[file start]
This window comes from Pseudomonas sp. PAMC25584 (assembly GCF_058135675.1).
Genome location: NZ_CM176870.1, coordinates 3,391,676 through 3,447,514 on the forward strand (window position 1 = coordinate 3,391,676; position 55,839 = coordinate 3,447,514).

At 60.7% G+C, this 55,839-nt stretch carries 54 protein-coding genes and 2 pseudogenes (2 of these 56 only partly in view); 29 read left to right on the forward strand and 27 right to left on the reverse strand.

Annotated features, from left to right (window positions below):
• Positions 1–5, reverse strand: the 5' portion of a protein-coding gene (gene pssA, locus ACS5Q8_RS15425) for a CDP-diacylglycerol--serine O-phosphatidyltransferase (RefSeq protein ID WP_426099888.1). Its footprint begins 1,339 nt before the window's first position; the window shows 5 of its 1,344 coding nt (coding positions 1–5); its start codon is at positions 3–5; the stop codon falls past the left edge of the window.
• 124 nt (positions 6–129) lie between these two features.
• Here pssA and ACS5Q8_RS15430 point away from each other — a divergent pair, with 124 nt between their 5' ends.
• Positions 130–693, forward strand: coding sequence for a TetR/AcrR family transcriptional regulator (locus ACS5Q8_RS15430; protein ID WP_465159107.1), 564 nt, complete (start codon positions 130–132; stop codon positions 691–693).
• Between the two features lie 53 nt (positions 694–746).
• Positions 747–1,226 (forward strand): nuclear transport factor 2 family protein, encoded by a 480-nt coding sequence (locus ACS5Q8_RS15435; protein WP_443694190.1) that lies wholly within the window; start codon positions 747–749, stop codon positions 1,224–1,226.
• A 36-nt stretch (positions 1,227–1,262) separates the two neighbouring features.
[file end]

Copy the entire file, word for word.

This window comes from Pseudomonas sp. PAMC25584 (assembly GCF_058135675.1).
Genome location: NZ_CM176870.1, coordinates 3,391,676 through 3,447,514 on the forward strand (window position 1 = coordinate 3,391,676; position 55,839 = coordinate 3,447,514).

At 60.7% G+C, this 55,839-nt stretch carries 54 protein-coding genes and 2 pseudogenes (2 of these 56 only partly in view); 29 read left to right on the forward strand and 27 right to left on the reverse strand.

Annotated features, from left to right (window positions below):
• Positions 1–5, reverse strand: the 5' portion of a protein-coding gene (gene pssA, locus ACS5Q8_RS15425) for a CDP-diacylglycerol--serine O-phosphatidyltransferase (RefSeq protein ID WP_426099888.1). Its footprint begins 1,339 nt before the window's first position; the window shows 5 of its 1,344 coding nt (coding positions 1–5); its start codon is at positions 3–5; the stop codon falls past the left edge of the window.
• 124 nt (positions 6–129) lie between these two features.
• Here pssA and ACS5Q8_RS15430 point away from each other — a divergent pair, with 124 nt between their 5' ends.
• Positions 130–693, forward strand: coding sequence for a TetR/AcrR family transcriptional regulator (locus ACS5Q8_RS15430; protein ID WP_465159107.1), 564 nt, complete (start codon positions 130–132; stop codon positions 691–693).
• Between the two features lie 53 nt (positions 694–746).
• Positions 747–1,226 (forward strand): nuclear transport factor 2 family protein, encoded by a 480-nt coding sequence (locus ACS5Q8_RS15435; protein WP_443694190.1) that lies wholly within the window; start codon positions 747–749, stop codon positions 1,224–1,226.
• A 36-nt stretch (positions 1,227–1,262) separates the two neighbouring features.